Peace

This week’s reflection is written by Michelle Morris:

“Peace on earth and goodwill to all” is the message that is proclaimed at Christmas time.

What do we mean by peace? We may think about a state in which there is no fighting, but only tranquility, calm, stillness and quiet.

During the festive season we can feel a spirit of joyfulness. We enjoy being with people. We can witness the excitement of young children leaving food for Santa. However, it is a sad irony that this time of the year can be anything but peaceful! Often people comment on the mad rush leading up to Christmas. We may be frantically trying to get presents, meet deadlines and attend Christmas functions. Our already busy lives become even faster paced. Holiday stress!

Although this time is when families traditionally come together, in heartfelt warmth, and we hear moving examples of kindness and generosity, Christmas day can also be a time when family tensions surface and arguments erupt. We may have either experienced this for ourselves, or heard stories of other people’s experience of family fights, hurt feelings or exclusion. A friend recently told me that her last family Christmas get-together was such a debacle that she has chosen to spend this year alone. It can also be a lonely time for people who do not have family, or have experienced a recent loss.

As well as interpersonal conflict we can become even more aware of the conflicts between nations, the world conflict which is nightly reported on, in what Shinzen Young refers to as “the litany of horrors that is the 6 o’clock news. Where are peace and goodwill in the “silly season”?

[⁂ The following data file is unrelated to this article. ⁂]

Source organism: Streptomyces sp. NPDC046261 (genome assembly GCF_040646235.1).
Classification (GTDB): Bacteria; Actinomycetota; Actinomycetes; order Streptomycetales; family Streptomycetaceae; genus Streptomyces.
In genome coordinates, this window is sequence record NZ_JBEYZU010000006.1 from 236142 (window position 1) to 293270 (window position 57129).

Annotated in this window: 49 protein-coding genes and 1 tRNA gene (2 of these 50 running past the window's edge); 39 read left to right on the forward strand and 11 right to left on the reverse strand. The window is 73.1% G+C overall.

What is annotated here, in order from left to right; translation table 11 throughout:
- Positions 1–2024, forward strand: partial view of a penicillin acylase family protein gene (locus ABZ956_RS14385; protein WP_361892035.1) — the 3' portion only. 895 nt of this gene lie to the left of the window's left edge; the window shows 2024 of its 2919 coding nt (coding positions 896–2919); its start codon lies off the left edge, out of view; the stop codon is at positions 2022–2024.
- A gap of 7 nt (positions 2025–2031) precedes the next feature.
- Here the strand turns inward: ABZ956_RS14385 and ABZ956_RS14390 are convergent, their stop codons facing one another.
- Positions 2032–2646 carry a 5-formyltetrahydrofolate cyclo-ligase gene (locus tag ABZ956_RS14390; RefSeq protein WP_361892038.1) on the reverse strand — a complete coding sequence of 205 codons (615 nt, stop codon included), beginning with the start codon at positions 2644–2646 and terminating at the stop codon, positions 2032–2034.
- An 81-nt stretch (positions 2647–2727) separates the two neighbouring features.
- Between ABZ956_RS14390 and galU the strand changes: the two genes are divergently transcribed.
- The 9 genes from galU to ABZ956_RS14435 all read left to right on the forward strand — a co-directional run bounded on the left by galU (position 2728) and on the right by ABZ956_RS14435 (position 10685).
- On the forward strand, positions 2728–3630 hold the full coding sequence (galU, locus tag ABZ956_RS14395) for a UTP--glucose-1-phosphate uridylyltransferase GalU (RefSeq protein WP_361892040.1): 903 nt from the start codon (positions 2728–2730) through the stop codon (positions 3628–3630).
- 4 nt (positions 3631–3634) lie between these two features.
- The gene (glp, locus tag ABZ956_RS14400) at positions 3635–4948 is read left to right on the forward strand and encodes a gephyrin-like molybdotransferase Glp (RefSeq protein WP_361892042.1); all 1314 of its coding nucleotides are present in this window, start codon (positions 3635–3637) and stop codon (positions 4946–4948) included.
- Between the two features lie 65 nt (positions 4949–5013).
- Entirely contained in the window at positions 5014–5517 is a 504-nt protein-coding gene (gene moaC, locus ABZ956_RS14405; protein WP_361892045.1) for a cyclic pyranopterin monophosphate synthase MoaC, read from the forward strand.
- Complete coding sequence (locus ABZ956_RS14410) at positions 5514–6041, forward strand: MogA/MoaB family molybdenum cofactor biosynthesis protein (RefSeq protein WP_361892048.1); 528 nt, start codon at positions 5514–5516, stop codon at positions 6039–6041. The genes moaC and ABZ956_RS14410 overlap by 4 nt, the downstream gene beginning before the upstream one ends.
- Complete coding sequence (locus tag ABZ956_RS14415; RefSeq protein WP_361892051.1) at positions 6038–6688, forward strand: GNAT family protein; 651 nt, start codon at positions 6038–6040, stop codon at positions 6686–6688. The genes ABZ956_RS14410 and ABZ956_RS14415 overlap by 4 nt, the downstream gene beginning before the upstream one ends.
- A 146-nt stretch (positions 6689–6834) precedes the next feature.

Jack Kornfield explains: “The inner stillness of the person who truly “is peace” brings peace to the whole interconnected web of life, both inner and outer. To stop the war, we need to begin with ourselves.” He quotes Mahatma Gandhi:

“I have only three enemies. My favourite enemy, the one most easily influenced for the better, is the British Empire. My second enemy, the Indian people, is far more difficult. But my most formidable opponent is a man called Mohandas K.Gandhi. With him I seem to have very little influence.”

As Gandhi humorously notes, it is not so easy to cease fighting with ourselves. We cannot stop the war by beating ourselves into submission, this only increases our struggle. Over time with mindfulness meditation practice we can cultivate equanimity; an internal balance, allowing sensory experience to be as it is, with an attitude of kindness and friendliness. This to me is freedom from disturbance: peace. Another wonderful benefit of mindfulness practice is that we find we are more able to respond rather than react, which leads to less interpersonal battles.